Spring Brings Rainbows

Here is how to find them and a pot of gold
Rainbow over Winterville, NC
Rainbow over Winterville, NC(Phillip Williams)
Published: May. 4, 2021 at 3:10 PM EDT|Updated: May. 4, 2021 at 3:13 PM EDT
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GREENVILLE, N.C. (WITN) - Rainbows are the beautiful signs a shower or storm is over and better weather lies ahead. Many sayings and myths have been attached to these bright and colorful arcs of light seen from time to time in the sky.

For treasure seekers, perhaps the most enticing tale about rainbows is the one about a pot of gold at the end of a rainbow. Believe me, if there were, I would be hunting for it a lot of my time, but alas, it is just a saying. Or is it? Have you ever been in a place where the sun was shining at the same time it was raining? If so, you were at the end of someone’s rainbow. Yes, you are the pot of gold!

Now, let’s talk science. You need two types of weather happening at the same time to produce a rainbow: rain and sunshine. Raindrops falling in the sky are generally round. When sunlight enters the round drop of water, different colors travel at different speeds through the water. Some of the light bounces off the curved back wall of the raindrop and comes out the front. As it does, the sunlight is separated by the speed with which the differing colors travel through the water droplet.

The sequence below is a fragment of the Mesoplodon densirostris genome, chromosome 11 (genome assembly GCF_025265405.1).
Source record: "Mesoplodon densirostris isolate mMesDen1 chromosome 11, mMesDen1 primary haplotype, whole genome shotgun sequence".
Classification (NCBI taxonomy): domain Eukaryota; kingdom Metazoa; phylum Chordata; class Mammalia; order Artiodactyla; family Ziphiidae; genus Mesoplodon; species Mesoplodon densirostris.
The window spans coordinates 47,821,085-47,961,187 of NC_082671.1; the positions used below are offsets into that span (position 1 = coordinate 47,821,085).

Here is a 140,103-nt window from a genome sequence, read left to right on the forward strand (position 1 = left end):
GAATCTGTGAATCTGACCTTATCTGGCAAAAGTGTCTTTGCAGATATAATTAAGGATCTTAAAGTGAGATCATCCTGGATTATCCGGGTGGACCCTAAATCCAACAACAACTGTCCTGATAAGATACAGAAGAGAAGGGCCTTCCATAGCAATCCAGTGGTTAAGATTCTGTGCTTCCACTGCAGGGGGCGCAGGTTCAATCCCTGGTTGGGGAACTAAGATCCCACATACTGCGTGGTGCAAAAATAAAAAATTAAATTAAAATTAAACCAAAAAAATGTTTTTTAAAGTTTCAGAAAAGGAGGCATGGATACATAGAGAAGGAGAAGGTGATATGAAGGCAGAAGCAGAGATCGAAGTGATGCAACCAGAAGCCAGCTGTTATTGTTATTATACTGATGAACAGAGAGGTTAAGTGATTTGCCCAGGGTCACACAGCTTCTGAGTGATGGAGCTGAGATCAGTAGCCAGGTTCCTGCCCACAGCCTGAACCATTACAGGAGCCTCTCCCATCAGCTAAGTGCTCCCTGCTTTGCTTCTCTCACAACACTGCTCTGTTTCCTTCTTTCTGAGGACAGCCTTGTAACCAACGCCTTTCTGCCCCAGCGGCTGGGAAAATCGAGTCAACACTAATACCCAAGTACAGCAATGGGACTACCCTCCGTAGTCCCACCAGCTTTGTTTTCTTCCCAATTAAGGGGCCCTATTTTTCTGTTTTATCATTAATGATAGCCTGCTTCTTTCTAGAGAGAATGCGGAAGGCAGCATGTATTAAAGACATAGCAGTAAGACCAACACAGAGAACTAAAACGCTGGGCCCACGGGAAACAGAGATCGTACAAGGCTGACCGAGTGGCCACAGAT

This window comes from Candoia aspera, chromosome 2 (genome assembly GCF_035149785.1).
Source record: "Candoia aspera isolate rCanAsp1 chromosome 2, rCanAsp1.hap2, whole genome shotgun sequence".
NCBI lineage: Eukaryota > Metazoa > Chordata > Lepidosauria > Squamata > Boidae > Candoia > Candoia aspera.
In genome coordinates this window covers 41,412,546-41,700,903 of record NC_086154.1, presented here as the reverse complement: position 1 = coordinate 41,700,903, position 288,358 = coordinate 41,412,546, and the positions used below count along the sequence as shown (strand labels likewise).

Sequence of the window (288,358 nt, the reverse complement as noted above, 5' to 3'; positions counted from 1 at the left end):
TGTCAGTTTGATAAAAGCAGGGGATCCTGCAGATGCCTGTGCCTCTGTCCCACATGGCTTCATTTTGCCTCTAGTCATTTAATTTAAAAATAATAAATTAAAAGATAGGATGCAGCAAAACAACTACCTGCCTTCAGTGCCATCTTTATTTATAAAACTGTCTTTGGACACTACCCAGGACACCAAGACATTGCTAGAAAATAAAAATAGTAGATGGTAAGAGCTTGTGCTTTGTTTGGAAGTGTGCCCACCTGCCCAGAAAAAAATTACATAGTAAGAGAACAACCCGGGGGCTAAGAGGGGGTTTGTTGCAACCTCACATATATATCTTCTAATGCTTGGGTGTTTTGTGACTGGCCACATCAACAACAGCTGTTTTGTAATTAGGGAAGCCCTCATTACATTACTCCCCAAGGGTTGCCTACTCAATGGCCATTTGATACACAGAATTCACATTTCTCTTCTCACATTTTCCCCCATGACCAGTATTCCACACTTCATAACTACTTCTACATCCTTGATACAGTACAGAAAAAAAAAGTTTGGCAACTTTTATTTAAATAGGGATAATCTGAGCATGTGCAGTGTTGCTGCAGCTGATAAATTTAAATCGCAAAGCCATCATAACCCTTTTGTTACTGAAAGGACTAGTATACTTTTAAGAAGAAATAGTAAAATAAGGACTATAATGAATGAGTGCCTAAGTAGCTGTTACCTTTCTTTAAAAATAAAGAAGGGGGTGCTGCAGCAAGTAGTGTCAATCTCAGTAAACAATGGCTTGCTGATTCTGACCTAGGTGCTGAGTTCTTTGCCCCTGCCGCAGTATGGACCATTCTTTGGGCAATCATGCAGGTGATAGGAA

Red comes out on top followed by orange, yellow, green, blue, indigo, and violet. When you see a bright rainbow this is the order of possible colors from top to bottom of the rainbow. In some cases, you will not see all of the colors because other particles in the air may scatter away some colors. For example, if there is smoke, dust, or other particles in the air, some of the colors may not be visible.

Have you ever seen 2 rainbows at the same time, one above the other one? The secondary rainbow will be above the primary rainbow and will not be as vivid. It is produced by rays of sunlight entering raindrops and bouncing not once, but twice inside the drop before coming out the front. The second bounce inside the curved raindrop causes the colors to turn upside down. So for a secondary rainbow, the violet is on the top and the red is on the bottom. Pretty neat, huh?

So, the next time you see a rainbow, look for a secondary rainbow. Also, notice if it is raining and the sun is out where you are. Remember, that makes you the pot of gold. Here is a trick to find a rainbow. Put your back toward the sun and look into the rain shower. If the sun shines into the Spring shower, it will make a rainbow for someone. Oh, every rainbow you see is uniquely your own. It is made by the exact angle of the sunlight to the raindrop to your eye. Enjoy seeing your colorful gift from Spring showers.

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